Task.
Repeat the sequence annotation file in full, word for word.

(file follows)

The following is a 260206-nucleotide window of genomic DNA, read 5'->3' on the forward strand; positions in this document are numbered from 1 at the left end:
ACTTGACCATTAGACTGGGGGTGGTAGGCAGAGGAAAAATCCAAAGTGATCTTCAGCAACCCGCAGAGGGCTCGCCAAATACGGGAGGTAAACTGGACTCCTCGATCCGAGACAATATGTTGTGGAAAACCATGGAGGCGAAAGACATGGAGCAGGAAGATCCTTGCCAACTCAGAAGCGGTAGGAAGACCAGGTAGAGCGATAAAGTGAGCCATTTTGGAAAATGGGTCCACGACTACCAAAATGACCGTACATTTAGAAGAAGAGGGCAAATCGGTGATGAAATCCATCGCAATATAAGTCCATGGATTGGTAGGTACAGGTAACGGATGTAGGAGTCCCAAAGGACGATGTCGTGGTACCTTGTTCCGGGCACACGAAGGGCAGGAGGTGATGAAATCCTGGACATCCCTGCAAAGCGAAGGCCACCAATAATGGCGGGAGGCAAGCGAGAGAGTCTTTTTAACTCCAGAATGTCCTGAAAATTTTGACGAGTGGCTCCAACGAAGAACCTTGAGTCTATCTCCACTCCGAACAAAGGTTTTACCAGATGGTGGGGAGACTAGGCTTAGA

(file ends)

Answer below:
The following is a 260206-nucleotide window of genomic DNA, read 5'->3' on the forward strand; positions in this document are numbered from 1 at the left end:
ACTTGACCATTAGACTGGGGGTGGTAGGCAGAGGAAAAATCCAAAGTGATCTTCAGCAACCCGCAGAGGGCTCGCCAAATACGGGAGGTAAACTGGACTCCTCGATCCGAGACAATATGTTGTGGAAAACCATGGAGGCGAAAGACATGGAGCAGGAAGATCCTTGCCAACTCAGAAGCGGTAGGAAGACCAGGTAGAGCGATAAAGTGAGCCATTTTGGAAAATGGGTCCACGACTACCAAAATGACCGTACATTTAGAAGAAGAGGGCAAATCGGTGATGAAATCCATCGCAATATAAGTCCATGGATTGGTAGGTACAGGTAACGGATGTAGGAGTCCCAAAGGACGATGTCGTGGTACCTTGTTCCGGGCACACGAAGGGCAGGAGGTGATGAAATCCTGGACATCCCTGCAAAGCGAAGGCCACCAATAATGGCGGGAGGCAAGCGAGAGAGTCTTTTTAACTCCAGAATGTCCTGAAAATTTTGACGAGTGGCTCCAACGAAGAACCTTGAGTCTATCTCCACTCCGAACAAAGGTTTTACCAGATGGTGGGGAGACTAGGCTTAGA